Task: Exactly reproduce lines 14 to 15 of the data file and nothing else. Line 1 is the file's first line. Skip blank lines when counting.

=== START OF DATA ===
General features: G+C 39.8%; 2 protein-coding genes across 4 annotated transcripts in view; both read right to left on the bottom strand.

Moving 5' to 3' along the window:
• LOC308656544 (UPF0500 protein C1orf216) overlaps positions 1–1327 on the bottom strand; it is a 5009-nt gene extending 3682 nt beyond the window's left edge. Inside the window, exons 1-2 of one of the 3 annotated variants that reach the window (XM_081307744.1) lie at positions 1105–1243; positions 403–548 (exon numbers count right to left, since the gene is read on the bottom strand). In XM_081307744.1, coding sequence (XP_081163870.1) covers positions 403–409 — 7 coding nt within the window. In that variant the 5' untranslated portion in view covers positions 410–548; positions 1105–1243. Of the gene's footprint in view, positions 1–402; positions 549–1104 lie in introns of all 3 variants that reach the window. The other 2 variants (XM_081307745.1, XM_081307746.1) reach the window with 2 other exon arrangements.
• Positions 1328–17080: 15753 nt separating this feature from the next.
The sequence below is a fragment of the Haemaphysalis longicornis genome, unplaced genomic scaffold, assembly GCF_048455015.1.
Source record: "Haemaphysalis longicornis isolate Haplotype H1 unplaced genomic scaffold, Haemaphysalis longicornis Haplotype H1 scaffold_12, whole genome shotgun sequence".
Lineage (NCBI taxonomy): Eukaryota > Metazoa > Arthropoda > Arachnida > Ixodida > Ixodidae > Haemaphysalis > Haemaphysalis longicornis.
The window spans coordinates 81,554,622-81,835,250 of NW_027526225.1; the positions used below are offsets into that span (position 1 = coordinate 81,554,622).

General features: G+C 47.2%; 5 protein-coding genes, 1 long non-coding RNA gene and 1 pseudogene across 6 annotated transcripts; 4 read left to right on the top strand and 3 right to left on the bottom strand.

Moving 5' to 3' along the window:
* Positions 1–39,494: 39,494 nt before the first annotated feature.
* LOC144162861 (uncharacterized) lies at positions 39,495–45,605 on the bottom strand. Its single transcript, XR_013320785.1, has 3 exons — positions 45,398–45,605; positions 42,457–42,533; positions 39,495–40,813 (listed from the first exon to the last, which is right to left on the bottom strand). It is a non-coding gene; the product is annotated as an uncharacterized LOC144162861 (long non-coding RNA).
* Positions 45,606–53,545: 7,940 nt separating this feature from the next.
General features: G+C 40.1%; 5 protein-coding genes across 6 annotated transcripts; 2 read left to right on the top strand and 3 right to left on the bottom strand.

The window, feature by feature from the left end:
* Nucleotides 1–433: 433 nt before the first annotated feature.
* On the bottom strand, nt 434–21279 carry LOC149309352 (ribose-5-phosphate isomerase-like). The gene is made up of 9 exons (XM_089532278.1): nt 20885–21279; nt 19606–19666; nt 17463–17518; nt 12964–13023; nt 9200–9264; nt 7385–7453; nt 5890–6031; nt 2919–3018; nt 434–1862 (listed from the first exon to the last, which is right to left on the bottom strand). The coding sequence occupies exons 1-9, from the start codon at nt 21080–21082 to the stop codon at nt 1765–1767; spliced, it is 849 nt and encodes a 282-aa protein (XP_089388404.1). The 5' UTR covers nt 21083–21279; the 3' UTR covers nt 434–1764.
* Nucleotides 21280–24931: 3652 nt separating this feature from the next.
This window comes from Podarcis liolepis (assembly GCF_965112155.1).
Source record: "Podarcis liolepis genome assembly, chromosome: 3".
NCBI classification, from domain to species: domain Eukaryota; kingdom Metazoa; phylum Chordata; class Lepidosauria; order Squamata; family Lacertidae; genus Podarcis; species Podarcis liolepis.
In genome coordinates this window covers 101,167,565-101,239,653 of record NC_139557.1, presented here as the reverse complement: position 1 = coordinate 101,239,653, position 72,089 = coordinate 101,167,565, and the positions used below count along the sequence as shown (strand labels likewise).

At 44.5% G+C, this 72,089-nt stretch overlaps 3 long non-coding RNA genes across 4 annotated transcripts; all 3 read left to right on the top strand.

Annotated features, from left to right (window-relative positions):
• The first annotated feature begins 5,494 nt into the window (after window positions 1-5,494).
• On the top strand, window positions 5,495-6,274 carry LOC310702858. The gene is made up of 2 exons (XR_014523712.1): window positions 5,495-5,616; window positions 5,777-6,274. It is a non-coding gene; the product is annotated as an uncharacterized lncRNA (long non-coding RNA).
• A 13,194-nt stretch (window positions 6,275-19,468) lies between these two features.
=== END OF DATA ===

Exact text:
General features: G+C 40.1%; 5 protein-coding genes across 6 annotated transcripts; 2 read left to right on the top strand and 3 right to left on the bottom strand.

The window, feature by feature from the left end: